Plano, Texas – July 20, 2022 – Toyota Motor Engineering and Manufacturing has remedied issues with 5,350 vehicles including the 2018 Toyota Camry, the 2018 Toyota Highlander, and others in which the brake assist vacuum pump may fail. Additionally, 461 of these Toyota models have been categorized as unreachable and 17 have been removed from the recall. Three groups of these 2018 Toyota Camry and 2018 Toyota Highlander with a defective brakes vacuum pump were remedied in 2018 and three other groups were remedied during 2019.
Plano, Texas – April 19, 2018 – Toyota Motor Engineering and Manufacturing has recalled more than 6,000 vehicles potentially equipped with defective brake components, according to documentation submitted to the National Highway Transportation Safety Administration. The campaign affects models across multiple brands, including:
- 2017 Lexus RX350 sport utility vehicles produced between Oct. 2, 2017, and Oct. 18, 2017.
- 2018 Toyota Camry sedans produced between Oct. 5, 2017, and Nov. 3, 2017.
- 2018 Toyota Highlander sport utility vehicles produced between Oct. 4, 2017, and Nov. 3, 2017.
- 2018 Toyota Sienna minivans produced between Oct. 6, 2017, and Oct. 23, 2017.
- 2017 Toyota Tacoma pickup trucks produced between Oct. 5, 2017, and Nov. 3, 2017.
The Japanese automaker is unsure how many of the recalled vehicles actually contain the defective components.
Affected vehicles could come with problematic vacuum pump assemblies. These fixtures are designed to siphon oil from the engine to power brake boosters which, in turn, support optimal braking assist functionality. However, the pumps installed in the recalled models contain improperly machined rotor oil galleys, impairing their ability to extract oil from the engine and power brake boosters.
In some instances, the rotor galleys may cause other internal parts within the vacuum pumps to break, resulting in the failure of the entire rotor, the brake booster and the brake assist system. Such an event would increase the likelihood of an accident. However, Toyota has yet to receive field reports connecting the defective vacuum pump assemblies to any accidents or injuries.
Timeline of Events
On Oct. 11, 2017, an engineer conducting a post-production test drive at the Toyota manufacturing plant in San Antonio, Texas encountered a vehicle with an overly firm brake pedal
, according to an internal document submitted to the NHTSA. Toyota inspected the vehicle and found that the vacuum pump was not effectively powering the brake booster, resulting in pedal resistance.
Additional analysis revealed that the rotor oil galley within the pump did not contain properly drilled holes, prompting the automaker to contact Magna Powertrain of Mexico, the vendor that provided the vacuum pump assembly, and initiate a joint investigation.
As this inquiry moved forward, engineers at another Toyota assembly site pinpointed other vehicles with the same braking problem, which engineering teams quickly attributed to defective vacuum pumps. Soon after these additional defective vehicles were identified, the car manufacturer discovered that the Magna production facility on Aug. 7, 2017, had suffered an unexpected power surge, resulting in significant downtime. During a shop floor reset, maintenance teams failed to properly recalibrate the drilling machine.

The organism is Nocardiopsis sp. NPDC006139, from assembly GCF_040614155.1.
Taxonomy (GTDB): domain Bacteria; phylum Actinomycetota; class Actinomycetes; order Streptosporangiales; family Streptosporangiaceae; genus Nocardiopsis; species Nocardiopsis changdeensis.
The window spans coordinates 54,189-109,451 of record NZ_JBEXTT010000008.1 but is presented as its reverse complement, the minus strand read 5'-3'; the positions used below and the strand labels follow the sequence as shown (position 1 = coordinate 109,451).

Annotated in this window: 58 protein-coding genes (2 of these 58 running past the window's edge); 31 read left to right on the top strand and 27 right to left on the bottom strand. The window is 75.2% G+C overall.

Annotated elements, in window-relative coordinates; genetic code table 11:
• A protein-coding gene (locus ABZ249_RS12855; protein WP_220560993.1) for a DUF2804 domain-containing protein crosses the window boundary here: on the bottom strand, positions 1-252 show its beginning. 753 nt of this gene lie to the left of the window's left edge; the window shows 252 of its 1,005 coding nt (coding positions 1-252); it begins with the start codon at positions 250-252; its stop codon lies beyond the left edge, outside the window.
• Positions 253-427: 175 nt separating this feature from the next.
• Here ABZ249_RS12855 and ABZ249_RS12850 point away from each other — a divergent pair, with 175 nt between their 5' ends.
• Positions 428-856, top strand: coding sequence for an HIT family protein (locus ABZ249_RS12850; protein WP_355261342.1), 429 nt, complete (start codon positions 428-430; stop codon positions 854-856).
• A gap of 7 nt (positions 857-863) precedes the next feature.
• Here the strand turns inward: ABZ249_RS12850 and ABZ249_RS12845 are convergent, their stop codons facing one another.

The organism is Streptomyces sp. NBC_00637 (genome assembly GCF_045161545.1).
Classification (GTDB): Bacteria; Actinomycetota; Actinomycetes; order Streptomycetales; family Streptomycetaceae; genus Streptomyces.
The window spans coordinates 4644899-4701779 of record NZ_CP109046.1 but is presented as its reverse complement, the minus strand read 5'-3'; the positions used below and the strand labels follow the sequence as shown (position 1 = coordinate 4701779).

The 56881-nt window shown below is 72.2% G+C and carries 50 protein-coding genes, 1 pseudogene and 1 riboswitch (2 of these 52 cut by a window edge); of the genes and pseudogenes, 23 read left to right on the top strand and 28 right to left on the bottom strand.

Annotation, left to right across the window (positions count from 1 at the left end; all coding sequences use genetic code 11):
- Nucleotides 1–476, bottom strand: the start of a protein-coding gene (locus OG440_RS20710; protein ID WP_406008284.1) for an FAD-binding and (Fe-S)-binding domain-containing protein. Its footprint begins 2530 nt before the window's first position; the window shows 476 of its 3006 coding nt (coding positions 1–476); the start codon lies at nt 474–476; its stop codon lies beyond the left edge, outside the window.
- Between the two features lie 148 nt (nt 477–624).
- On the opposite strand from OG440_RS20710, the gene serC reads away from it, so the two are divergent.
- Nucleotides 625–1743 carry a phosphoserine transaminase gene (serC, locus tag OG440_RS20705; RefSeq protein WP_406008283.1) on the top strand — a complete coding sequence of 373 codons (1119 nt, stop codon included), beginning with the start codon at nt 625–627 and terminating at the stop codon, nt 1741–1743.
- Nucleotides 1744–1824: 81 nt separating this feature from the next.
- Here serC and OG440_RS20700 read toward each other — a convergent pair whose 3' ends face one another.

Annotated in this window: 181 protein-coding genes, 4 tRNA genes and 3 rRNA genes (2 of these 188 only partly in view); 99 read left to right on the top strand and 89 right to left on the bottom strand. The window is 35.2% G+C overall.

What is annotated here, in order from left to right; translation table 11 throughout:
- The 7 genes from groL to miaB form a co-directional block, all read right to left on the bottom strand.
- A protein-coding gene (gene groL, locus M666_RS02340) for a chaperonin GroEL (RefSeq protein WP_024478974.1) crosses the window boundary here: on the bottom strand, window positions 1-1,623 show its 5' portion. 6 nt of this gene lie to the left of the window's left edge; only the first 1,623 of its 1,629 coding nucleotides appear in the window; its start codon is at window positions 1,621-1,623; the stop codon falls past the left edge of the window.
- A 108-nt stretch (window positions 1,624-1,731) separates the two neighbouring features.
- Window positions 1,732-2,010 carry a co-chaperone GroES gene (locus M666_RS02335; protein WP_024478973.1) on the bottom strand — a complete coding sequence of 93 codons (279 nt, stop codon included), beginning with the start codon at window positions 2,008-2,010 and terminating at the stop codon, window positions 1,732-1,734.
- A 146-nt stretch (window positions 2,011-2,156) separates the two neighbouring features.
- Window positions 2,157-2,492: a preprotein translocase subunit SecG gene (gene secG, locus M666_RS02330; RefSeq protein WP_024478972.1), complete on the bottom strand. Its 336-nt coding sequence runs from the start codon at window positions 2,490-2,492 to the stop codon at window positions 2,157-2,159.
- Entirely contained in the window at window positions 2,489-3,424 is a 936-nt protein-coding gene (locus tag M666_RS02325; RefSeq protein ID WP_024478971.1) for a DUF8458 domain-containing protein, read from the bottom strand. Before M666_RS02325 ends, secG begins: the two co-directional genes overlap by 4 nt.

Consequently, Magna produced a large number of vacuum pump assemblies with improperly drilled rotor oil galley holes. Over the course of its investigation, Toyota also found that Magna’s documented maintenance policies did not direct teams to perform recalibrations following shutdowns, meaning operations most likely resumed without further process analysis. Magna ultimately made the proper calibrations during Aug. 9, 2017, but by that point, a significant number of pieces had come off the line and been shipped to customers. The company amended its maintenance procedures to address this error.
In January 2018, Toyota began testing the defective vacuum pumps in-house to determine their impact on vehicle drivability. Within a month, engineers had determined that the components could not effectively extract oil from the engine via the improperly drilled rotor oil galley holes. They also found that this, in turn, may damage the vacuum pump assembly and eventually result in the complete loss of the braking assist feature.
On March 28, 2018, Toyota safety and quality assurance officials reviewed the results of the investigation and determined that a voluntary safety recall was necessary. The automaker notified dealers April 3, 2018.
Toyota has directed dealers to replace the vacuum pump assemblies
in affected vehicles free of charge, according to an NHTSA recall acknowledgement document. The company intends to notify owners via first-class mail between May 31, 2018, and June 2, 2018. However, owners in need of assistance prior to the start of the recall can reach out to Toyota customer service at (800) 255-3987. Callers should use the internal campaign reference code J0K/JLD. Owners can also contact the NHTSA directly using the agency’s Vehicle Safety Hotline at (888) 327-4236.